Workers' Compensation Coverage
What Employees Need to Know
Whether you are a citizen, a legal resident or an undocumented alien regularly employed, or a day laborer receiving cash, you may be entitled to workers compensation benefits if you are injured on the job. Workers’ compensation is a benefit provided to employees who are injured on the job. Employees must provide this compensation either by obtaining workers’ compensation insurance coverage or by certifying to the State of California that they are self-insured. It is illegal for an employer to operate without workers’ compensation coverage for their workers. (California Labor Code Section 3700.5)
Legally Required Posting of Workers' Compensation Insurance Information
An employer must post in a conspicuous place, the following information in English, and in Spanish, if there are Spanish speaking workers:
- How to get emergency treatment;
- The kinds of events, illnesses and injuries covered by workers’ compensation;
- Injured worker’s right to receive medical care;
- Worker’s right to select a treating physician;
- Worker’s right to receive temporary disability, permanent disability, indemnity, rehabilitation and death benefits;
- To whom to report injuries;
- Protections against discrimination; and
- Location and telephone number of assistance officer.
Failure by an employer to post the above information is illegal. (California Labor Code Section 3550).
Discouragement of Claim is Illegal
It is illegal for an employer or his agents, such as supervisors or foremen, to make misrepresentations to deny or discourage an injured worker from receiving workers’ compensation benefits. (California Insurance Code Section 1871.4) An employer may not offer incentives or threaten and discourage workers from claiming a work-related injury. This is illegal. If your employer does any of the following after you have been injured at work, notify the District Attorney’s Office:
- Asks or tells you to tell the hospital or doctor the injury did not happen at work;
- Asks or tells you to use your health care insurance to cover the work-related injury;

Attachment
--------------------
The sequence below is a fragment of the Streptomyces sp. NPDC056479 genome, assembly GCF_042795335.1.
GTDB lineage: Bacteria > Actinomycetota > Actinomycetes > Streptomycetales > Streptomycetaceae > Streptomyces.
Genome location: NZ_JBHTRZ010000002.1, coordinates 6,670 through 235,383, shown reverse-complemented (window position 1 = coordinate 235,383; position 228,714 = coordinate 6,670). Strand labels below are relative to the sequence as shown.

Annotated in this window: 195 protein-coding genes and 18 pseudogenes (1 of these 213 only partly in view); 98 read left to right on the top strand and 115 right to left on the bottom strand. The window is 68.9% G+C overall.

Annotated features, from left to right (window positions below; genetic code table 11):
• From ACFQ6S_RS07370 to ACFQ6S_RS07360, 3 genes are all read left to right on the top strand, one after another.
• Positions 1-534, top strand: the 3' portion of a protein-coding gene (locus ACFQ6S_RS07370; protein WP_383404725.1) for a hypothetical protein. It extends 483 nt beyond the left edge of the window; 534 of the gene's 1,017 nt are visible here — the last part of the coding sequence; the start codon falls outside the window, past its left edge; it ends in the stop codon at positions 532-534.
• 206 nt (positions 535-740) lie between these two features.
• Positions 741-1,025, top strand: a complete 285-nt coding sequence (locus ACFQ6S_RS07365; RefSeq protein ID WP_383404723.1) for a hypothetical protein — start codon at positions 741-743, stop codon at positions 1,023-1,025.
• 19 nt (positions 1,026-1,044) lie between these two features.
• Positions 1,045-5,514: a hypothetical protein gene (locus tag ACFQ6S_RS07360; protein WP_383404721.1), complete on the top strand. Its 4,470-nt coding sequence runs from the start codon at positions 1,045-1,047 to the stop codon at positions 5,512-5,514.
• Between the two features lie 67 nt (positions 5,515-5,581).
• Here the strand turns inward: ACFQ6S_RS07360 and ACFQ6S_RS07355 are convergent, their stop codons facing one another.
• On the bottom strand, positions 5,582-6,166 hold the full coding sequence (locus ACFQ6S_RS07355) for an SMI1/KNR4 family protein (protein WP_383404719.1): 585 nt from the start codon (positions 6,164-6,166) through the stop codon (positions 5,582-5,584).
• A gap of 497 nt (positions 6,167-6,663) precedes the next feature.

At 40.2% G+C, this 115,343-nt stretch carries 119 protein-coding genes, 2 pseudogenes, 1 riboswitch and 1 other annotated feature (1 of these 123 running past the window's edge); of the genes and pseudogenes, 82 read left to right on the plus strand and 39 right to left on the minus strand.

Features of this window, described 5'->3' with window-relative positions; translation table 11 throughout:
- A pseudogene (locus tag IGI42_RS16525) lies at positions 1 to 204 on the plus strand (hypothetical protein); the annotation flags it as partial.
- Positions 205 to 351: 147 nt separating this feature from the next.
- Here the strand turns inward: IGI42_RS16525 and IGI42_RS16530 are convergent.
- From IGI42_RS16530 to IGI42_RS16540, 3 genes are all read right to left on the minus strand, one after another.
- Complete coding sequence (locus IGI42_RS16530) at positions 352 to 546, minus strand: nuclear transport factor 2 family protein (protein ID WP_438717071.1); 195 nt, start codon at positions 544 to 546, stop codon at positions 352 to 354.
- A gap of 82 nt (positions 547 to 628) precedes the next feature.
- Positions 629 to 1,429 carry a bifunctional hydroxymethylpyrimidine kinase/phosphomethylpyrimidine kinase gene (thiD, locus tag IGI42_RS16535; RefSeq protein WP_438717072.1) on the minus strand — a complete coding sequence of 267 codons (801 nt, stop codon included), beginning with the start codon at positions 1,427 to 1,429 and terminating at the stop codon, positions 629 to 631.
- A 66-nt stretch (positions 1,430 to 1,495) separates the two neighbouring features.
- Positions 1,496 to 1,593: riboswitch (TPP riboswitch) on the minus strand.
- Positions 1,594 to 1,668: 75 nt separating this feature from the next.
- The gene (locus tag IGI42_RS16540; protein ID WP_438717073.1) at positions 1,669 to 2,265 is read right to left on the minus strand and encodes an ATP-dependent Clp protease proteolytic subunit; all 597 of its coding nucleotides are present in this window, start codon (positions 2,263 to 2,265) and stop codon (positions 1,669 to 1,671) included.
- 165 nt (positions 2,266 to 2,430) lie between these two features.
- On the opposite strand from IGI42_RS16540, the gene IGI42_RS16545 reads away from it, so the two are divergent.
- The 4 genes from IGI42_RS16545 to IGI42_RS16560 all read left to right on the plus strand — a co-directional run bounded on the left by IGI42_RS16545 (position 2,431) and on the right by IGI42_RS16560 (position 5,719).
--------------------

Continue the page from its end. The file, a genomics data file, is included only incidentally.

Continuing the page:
- Asks you to tell the hospital or the doctor that the employer is self-insured and will pay the expenses directly;
- Tells you to pay for the medical treatment and he will reimburse you;
- Makes promises or assurances that they will pay you for the injuries if you cooperate;
- Does not give you information or forms necessary to file a claim; or threatens to fire you (See Retaliation / Discrimination section on this page).
If your supervisor, foreman or employer refuses to provide medical care, refuses to provide assistance with the necessary claim paperwork following a work-related injury or offers you incentives not to report the injury as work related:
- Follow the posted procedure, if possible;
- Seek medical help and tell the doctor and/or hospital that the injury is work related
- Be sure to get information identifying the employer, such as CSLB license number and name and address;
- If there are any witnesses to your injury, write down who they are and get their contact information;
- If there are witnesses to your employer’s refusal to provide assistance or offers of incentives, write down who they are and get their contact information; and
- Notify the Napa County District Attorney’s Office immediately.
Retaliation / Discrimination
It is illegal for an employer to discharge, threaten to discharge, or in any way discriminate or retaliate against a worker because:
- The worker stated their intention to file a workers’ compensation claim;
- The worker filed a workers’ compensation claim; or
- The worker received a rating, award or settlement.